When we are swept up by an actor’s performance and attempt to describe it, we use words such as “extraordinary,” “fabulous,” “divine,” “fantastic,” and “out of this world,” and none of these are empty hyperbole. When we are transported by great acting we are in the presence of something otherworldly, something that our language cannot easily define except by reference to preternatural causes. Chekhov’s theories are the only ones that I know of that have actively gone in search of that transcendent quality; that have identified it and attempted to find a practical means of achieving it. The best of his technique stands in relation to acting theory as space probes do to knowledge of the known universe. By going deeper they take us further, and by taking us further, they add an extra dimension to an art that, from the very beginning, has probed the profoundest secrets of human experience. For this alone, there is a certain reverence due to Chekhov that cannot be paid to Stanislavsky, Meyerhold, Vakhtangov or any other of the treasured pioneers that experimented in early-20th-century Russia.
Chekhov’s most significant contributions are in defining the psychological gesture and directing the actors’ energy to forces beyond the ostensible truth. The psychological gesture is in many ways the most ambiguous of his insights, and the words themselves are rather misleading. It is not so much a psychologically crafted physical gesture per se, although it may take that form; it is more like a seedbed from which all physical characterization stems. Unlike the spine, which is an extension of Stanislavsky’s idea of a “super objective,” the psychological gesture is like the quintessential genetic code that determines the difference between one person and another. By discovering a character’s most fundamental drives, it shapes the physical life of that character in ways that become consistent with that discovery.
Chekhov has written:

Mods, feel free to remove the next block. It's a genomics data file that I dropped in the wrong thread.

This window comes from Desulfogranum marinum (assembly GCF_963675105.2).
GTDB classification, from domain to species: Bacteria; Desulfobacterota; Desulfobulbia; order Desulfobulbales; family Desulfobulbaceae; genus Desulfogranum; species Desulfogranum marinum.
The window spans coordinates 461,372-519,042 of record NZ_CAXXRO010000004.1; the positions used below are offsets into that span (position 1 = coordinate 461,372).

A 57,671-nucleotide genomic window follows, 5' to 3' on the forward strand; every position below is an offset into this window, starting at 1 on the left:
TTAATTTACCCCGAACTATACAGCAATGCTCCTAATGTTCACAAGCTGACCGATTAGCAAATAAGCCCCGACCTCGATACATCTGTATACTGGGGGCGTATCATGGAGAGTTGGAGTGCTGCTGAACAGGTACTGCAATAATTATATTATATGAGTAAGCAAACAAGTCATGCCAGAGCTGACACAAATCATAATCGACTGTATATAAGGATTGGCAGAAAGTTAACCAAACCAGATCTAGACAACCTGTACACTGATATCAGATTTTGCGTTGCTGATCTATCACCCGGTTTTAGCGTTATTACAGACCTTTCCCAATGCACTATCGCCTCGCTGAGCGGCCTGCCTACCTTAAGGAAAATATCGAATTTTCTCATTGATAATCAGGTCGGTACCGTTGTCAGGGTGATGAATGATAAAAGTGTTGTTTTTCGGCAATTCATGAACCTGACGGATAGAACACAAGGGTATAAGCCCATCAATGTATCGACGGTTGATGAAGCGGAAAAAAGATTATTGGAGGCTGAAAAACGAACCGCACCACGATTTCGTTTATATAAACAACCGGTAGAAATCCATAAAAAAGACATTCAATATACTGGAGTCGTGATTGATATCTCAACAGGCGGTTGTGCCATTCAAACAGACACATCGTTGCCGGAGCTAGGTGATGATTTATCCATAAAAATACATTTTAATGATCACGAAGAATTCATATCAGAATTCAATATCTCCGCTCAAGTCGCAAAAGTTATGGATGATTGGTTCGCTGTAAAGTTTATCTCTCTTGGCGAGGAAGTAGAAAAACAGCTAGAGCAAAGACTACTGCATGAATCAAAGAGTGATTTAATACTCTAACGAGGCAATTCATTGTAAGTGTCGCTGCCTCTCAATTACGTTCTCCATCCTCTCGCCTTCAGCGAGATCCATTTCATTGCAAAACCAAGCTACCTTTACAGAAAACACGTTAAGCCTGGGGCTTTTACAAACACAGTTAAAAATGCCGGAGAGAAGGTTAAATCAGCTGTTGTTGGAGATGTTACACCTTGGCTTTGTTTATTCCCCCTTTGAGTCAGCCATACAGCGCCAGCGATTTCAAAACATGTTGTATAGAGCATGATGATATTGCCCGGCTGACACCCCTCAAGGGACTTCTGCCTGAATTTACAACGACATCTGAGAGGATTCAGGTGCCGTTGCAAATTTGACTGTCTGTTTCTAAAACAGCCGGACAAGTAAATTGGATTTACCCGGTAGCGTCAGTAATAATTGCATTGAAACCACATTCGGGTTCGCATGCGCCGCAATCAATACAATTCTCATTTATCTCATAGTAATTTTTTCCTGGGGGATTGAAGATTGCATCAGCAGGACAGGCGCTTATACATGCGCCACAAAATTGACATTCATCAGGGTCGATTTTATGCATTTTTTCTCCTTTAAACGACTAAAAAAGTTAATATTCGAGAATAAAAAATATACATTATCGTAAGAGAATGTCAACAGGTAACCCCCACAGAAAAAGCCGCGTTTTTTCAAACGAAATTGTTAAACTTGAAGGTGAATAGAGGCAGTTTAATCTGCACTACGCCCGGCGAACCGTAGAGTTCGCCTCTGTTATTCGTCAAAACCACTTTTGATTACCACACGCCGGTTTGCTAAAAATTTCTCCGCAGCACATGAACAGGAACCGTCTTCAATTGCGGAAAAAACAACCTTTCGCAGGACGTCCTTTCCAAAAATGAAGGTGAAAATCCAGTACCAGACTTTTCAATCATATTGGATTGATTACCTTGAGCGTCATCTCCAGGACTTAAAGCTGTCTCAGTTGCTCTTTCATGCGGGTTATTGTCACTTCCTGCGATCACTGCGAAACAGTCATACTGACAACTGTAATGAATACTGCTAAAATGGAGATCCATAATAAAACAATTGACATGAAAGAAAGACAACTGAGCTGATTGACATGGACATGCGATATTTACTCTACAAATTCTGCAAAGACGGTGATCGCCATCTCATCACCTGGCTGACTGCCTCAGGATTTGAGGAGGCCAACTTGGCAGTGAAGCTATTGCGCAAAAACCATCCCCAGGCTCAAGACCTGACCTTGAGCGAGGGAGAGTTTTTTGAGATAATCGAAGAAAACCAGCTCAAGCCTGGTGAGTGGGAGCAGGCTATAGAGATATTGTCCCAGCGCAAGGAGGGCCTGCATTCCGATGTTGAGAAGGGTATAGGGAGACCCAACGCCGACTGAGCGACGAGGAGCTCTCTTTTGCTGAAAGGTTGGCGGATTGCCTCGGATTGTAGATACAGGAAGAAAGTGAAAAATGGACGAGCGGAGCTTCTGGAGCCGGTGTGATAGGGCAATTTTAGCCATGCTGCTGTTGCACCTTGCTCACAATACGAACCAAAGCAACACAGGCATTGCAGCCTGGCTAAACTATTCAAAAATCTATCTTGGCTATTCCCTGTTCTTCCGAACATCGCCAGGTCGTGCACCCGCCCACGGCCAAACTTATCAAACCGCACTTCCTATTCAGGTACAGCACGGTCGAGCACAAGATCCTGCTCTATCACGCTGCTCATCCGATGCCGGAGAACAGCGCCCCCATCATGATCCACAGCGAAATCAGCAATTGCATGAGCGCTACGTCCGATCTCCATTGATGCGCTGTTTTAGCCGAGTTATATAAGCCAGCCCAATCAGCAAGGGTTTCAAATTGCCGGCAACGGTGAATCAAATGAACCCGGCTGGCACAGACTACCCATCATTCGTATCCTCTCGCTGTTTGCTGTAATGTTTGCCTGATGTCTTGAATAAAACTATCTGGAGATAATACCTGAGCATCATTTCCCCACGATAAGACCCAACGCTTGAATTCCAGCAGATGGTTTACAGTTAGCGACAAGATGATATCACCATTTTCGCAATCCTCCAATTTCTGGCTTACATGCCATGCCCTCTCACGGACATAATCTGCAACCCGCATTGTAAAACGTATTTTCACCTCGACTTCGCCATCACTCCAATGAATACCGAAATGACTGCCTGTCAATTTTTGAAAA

The psychological gesture is your own secret. It is the basis on which you stand, but how you act is quite a different thing. If you act without the psychological gesture, it may seem that your acting is pieced together. If you have the psychological gesture, you can act freely without paying attention to whether it is shown outwardly or not. In almost all cases, the psychological gesture must not be shown outwardly, because then it has more charm, more power.
But once that link between the character’s psychology and his body has been made, it automatically conditions all aspects of the character’s behavior; stance, posture, moral attitude, social demeanor, as well as psychical gestures.
Like Henri Bergson’s élan vital, George Bernard Shaw’s “life force” or Wilhelm Reich’s “Orgone energy,” the psychological gesture is an all-encompassing concept in no way restricted to human functionality. It can just as readily be found in nature and the inanimate worlds. (A tree, a cloud, a building, a neighborhood are all perpetually making their psychological gestures in space.) From the actor’s standpoint, it is imaginatively derived from various aspects of the play in question, and as with many of Chekhov’s theories, appears intellectually elusive until experienced—at which time it becomes crystal clear.